Friday, 10 August 2012

Reger Organ Suites Kirsten Sturm

Max Reger: Organ Works Volume 12
Suite No.1 in E Minor Op.16, Suite No.2 in G Minor Op.92
Kirsten Sturm
Sandtner Organ, St Martin's Cathedral, Rottenburg am Neckar
Naxos 8.572821

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This is the sort of music that gives Reger a bad name. If you look at the scores for these two organ suites (they're on IMSLP here and here), you'll find long, rambling movements, seemingly obsessed with Baroque counterpoint, but largely indifferent to the civilising influence of tonality.
Or that's the stereotype that Reger's detractors would have us read into this music. These suites, and the first in particular, may live up to that image on the page, but it is up to the performer to convince us that they are worth hearing nonetheless. The young German organist Kirsten Sturm takes a sensible approach to this seemingly thankless task. She's not in the business of disguising this music, or of pretending that it is any less megalomanic than it clearly is. Rather than glossing over the contrapuntal density, she does everything in her power to draw the ear into the interplay of voices. She is working on a big organ too, so the result powerful and beguiling, but always on the heavy side.
The two suites date from 1895 and 1906, which me could describe as Reger's early and middle periods. The first was Reger's first published organ work. The long shadow of Bach hangs over everything here, and the concluding Passacaglia is a particularly clear homage. Interestingly, the work is dedicated to Brahms, suggesting a more conscious historicism to these Baroque stylisations that we usually give Reger credit for.
The counterpoint certainly is impressive, but the scale and structure of the work weighs everything down. On this recording the running time comes in at 45 minutes, and there are precious few let ups over that duration in the contrapuntal complexity. The Adagio second movement is one, and Sturm gives it an elegant performance with the focus squarely on the melody throughout. She has clearly mastered the considerable power of her instrument, as is admirably demonstrated by the gradual increase in weight she affords the textures through this movement. A little more rhythmic flexibility may have helped the following Intermezzo come to life, but the concluding Passacaglia is as free and flowing as anyone could wish for. And just listen to those pedal trills in the closing pages – an impressive conclusion by any standards.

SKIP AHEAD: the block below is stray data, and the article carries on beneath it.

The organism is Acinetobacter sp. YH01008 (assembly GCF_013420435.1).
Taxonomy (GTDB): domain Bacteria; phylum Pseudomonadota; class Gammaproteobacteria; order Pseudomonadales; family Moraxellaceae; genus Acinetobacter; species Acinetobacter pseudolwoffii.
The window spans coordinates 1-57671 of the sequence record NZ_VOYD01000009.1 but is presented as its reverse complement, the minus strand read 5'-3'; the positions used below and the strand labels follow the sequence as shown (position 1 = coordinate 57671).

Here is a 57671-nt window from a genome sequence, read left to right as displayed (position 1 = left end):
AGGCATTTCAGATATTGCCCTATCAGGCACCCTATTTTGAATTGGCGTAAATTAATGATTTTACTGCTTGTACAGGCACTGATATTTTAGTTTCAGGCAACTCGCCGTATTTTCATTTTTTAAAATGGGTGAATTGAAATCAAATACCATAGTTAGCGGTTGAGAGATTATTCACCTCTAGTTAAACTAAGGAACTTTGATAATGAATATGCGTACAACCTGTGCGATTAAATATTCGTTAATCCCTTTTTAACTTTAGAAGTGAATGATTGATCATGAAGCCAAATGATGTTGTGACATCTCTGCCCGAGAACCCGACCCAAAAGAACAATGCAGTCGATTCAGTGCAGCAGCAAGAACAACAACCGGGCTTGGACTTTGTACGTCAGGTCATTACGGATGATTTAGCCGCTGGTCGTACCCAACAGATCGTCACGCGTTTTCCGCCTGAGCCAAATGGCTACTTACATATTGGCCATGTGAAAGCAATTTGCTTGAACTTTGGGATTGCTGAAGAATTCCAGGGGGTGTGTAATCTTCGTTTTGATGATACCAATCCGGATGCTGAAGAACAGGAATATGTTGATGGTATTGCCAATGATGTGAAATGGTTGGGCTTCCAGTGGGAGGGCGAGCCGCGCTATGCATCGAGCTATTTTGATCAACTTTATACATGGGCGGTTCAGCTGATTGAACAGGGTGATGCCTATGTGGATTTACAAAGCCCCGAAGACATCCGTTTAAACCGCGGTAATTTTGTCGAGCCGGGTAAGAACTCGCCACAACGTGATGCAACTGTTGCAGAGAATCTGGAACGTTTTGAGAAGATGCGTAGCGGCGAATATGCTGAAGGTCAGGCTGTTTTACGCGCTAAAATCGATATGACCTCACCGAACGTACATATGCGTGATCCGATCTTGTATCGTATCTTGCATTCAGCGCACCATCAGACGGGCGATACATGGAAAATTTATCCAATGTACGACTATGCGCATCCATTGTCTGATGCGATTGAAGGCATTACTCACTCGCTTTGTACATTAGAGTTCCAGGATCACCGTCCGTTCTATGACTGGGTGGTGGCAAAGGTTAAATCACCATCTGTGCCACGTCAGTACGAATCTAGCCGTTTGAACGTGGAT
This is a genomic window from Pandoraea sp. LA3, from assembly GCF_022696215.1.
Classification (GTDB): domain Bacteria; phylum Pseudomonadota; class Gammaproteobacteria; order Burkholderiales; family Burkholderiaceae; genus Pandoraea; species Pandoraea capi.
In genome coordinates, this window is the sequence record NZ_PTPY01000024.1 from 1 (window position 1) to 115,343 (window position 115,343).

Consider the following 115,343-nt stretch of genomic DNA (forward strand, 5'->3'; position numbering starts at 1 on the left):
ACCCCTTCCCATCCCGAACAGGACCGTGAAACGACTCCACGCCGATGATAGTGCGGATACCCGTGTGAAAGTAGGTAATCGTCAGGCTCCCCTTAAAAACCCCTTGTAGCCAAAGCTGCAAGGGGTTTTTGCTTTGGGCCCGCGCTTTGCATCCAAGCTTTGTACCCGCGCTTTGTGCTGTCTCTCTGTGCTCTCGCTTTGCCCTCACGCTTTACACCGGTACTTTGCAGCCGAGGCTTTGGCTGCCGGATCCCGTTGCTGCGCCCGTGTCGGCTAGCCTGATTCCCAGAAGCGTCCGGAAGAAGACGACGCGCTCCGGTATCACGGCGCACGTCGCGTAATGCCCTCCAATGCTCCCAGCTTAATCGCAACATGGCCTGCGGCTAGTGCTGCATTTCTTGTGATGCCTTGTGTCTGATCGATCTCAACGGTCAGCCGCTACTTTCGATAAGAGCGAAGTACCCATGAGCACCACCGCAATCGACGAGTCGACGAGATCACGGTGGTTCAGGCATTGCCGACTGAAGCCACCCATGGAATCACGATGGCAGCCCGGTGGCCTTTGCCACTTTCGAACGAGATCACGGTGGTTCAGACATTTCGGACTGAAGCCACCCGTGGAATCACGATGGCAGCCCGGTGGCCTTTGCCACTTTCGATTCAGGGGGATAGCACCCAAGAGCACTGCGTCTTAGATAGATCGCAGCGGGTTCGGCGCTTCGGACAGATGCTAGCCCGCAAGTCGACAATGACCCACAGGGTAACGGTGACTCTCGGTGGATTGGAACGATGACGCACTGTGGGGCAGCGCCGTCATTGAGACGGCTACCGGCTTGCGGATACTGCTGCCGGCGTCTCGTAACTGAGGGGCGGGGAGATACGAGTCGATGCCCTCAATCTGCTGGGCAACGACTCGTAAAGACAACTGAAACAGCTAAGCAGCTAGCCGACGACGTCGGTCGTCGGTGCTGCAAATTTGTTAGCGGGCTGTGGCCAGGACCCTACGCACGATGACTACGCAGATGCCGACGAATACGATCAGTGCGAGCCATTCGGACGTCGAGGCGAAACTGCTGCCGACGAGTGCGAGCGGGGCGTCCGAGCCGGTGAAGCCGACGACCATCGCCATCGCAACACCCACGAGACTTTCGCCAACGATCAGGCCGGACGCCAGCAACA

The Second Suite is a superior composition in many respects. At just under half an hour, its scale is more manageable. Just as importantly, Reger gives us more chances to catch our breath with a series of interlude movements between the more demanding fugues.
Generally speaking, Sturm favours weight and impact over colour and transparency in her choice of stops for both works. That's certainly in the spirit of the music, and there is never any sense that the performer is seeking to correct the composer's mistakes, to lighten his textures or clarify his counterpoint. The engineering also favours atmosphere over intimacy. The resulting sound is certainly imposing and only occasionally overbearing.
Personally, I'd have liked to hear a little more clarity in the counterpoint, especially in the huge outer movements of the First Suite. There are some imprecisions in Sturm's passage work as well, although given the sheer number of notes she has to contend with, these are surely forgiveable. But in general this is a traditional reading of Reger. It's not one that's likely to win the composer any new admirers, but if you already have a taste for his organ music, there's probably something for you here.